Indistinguishability and Counting: Teaching the role of different interpretations in Quantum Mechanics

O.L.S. Filho Marcello Ferreira About the authors


The theme of indistinguishability in the context of Quantum Mechanics as opposed to a distinguishability in the context of Classical Mechanics has been treated for almost a century in terms of an essential difference between the way of counting in Quantum and Classical Mechanics. Such differences are based on the adoption of the principles of Heisenberg, Duality and Complementarity. In this work, we show that it is possible to avoid such considerations and derive the same results considering only the Correspondence Principle. This is done considering that, in the classic context, the quantum discrete energy levels become continuous or almost continuous. From these results, we indicate how to develop a discussion within the scope of teaching Quantum Mechanics that involves such principles and concepts and possible comparisons, working on ideas related to the interpretation of Quantum Mechanics with regard to this phenomenon, rarely developed in traditional courses.

Indistinguishability; Counting principles; Quantum Mechanics; Physics teaching.

1. Introduction

In usual courses of Quantum Mechanics, one is generally taught the three different probability weight functions, known as Boltzmann’s, Bose-Einstein’s and Fermi-Dirac’s. It is then argued that they come from three different counting strategies, each one with its own properties and characteristics.

From Boltzmann’s and Gibbs’ seminal works [11. J.W. Gibbs, Elementary Principles in Statistical Mechanics (Yale University Press, New Haven, 1902).], the investigations of Ehrenfest [22. P. Ehrenfest, Annalen der Physik, 36, 91 (1911).] and the present approaches on the subject [33. G. Baym, Lectures on Quantum Mechanics (Addison-Wesley, California, 1973).], it is generally assumed that the major difference between classical and quantum counting was due to the ability to distinguish among classical particles, even if they are identical.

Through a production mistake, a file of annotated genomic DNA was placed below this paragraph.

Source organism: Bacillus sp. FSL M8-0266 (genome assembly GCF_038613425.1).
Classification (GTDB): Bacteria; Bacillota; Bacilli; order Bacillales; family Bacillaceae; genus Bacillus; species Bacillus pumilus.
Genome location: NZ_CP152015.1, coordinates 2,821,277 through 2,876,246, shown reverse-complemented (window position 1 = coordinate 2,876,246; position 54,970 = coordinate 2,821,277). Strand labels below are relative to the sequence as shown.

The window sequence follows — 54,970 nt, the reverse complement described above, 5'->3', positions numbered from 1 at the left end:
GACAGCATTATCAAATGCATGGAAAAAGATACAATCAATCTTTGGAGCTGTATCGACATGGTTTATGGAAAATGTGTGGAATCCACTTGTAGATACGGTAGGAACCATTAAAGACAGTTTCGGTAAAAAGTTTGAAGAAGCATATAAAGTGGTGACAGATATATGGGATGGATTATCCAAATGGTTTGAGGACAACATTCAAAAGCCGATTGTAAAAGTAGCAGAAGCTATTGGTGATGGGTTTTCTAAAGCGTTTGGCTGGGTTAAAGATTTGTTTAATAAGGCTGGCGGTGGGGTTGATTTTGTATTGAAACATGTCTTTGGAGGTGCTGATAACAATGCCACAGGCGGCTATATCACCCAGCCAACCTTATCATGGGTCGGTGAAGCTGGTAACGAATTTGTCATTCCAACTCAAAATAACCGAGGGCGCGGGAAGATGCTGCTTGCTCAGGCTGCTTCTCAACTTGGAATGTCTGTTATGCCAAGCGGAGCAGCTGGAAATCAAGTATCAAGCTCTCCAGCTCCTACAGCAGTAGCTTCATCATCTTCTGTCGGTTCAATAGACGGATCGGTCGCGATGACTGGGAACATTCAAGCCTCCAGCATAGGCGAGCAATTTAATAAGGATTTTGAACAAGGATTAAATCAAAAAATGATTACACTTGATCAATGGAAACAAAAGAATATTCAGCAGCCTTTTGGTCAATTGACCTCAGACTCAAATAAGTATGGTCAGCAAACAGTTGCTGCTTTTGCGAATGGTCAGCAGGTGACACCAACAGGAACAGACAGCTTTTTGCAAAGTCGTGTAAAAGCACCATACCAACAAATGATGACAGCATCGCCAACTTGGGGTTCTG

There are two arguments in favor of this classical distinguishability: (a) one always has trajectories in the classical domain and (b) they suffice to “follow” particles and, thus, keep track of their identities.

This framework is contrasted to the quantum one which assumes, in the context of most interpretations, some slightly different perspectives regarding the issue of trajectories within Quantum Mechanics:

  1. 1

    one may have trajectories in Quantum Mechanics, but Heisenberg’s Principle impedes one to follow these trajectories without error to keep track of particles – the errors grow in such a way that the particles trajectories become mixed up in an irreducible way;

  2. 2